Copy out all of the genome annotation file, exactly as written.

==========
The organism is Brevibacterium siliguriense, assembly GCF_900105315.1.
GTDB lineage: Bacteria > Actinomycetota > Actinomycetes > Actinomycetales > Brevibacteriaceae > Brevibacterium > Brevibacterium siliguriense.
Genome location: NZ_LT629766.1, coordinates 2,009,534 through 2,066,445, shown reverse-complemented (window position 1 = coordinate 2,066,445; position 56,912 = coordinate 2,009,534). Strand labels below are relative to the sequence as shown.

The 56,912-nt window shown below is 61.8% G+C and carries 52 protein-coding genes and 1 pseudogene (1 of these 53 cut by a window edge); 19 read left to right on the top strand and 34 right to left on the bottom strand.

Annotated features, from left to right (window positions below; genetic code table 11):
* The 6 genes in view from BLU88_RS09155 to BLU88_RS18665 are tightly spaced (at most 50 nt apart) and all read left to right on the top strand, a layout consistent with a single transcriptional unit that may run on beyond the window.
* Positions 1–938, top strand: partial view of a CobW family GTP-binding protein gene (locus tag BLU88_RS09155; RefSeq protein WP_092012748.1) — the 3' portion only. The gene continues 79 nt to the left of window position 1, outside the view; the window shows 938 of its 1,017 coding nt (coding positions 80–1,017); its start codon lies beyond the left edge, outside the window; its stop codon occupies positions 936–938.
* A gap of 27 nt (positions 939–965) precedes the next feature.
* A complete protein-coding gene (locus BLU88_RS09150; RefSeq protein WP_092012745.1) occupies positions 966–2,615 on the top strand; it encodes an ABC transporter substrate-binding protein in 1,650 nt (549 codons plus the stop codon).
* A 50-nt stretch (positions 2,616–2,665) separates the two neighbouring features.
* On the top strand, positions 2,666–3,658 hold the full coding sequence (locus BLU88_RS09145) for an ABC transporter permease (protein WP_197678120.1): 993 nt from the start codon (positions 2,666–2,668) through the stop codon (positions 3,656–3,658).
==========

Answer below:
The organism is Brevibacterium siliguriense, assembly GCF_900105315.1.
GTDB lineage: Bacteria > Actinomycetota > Actinomycetes > Actinomycetales > Brevibacteriaceae > Brevibacterium > Brevibacterium siliguriense.
Genome location: NZ_LT629766.1, coordinates 2,009,534 through 2,066,445, shown reverse-complemented (window position 1 = coordinate 2,066,445; position 56,912 = coordinate 2,009,534). Strand labels below are relative to the sequence as shown.

The 56,912-nt window shown below is 61.8% G+C and carries 52 protein-coding genes and 1 pseudogene (1 of these 53 cut by a window edge); 19 read left to right on the top strand and 34 right to left on the bottom strand.

Annotated features, from left to right (window positions below; genetic code table 11):
* The 6 genes in view from BLU88_RS09155 to BLU88_RS18665 are tightly spaced (at most 50 nt apart) and all read left to right on the top strand, a layout consistent with a single transcriptional unit that may run on beyond the window.
* Positions 1–938, top strand: partial view of a CobW family GTP-binding protein gene (locus tag BLU88_RS09155; RefSeq protein WP_092012748.1) — the 3' portion only. The gene continues 79 nt to the left of window position 1, outside the view; the window shows 938 of its 1,017 coding nt (coding positions 80–1,017); its start codon lies beyond the left edge, outside the window; its stop codon occupies positions 936–938.
* A gap of 27 nt (positions 939–965) precedes the next feature.
* A complete protein-coding gene (locus BLU88_RS09150; RefSeq protein WP_092012745.1) occupies positions 966–2,615 on the top strand; it encodes an ABC transporter substrate-binding protein in 1,650 nt (549 codons plus the stop codon).
* A 50-nt stretch (positions 2,616–2,665) separates the two neighbouring features.
* On the top strand, positions 2,666–3,658 hold the full coding sequence (locus BLU88_RS09145) for an ABC transporter permease (protein WP_197678120.1): 993 nt from the start codon (positions 2,666–2,668) through the stop codon (positions 3,656–3,658).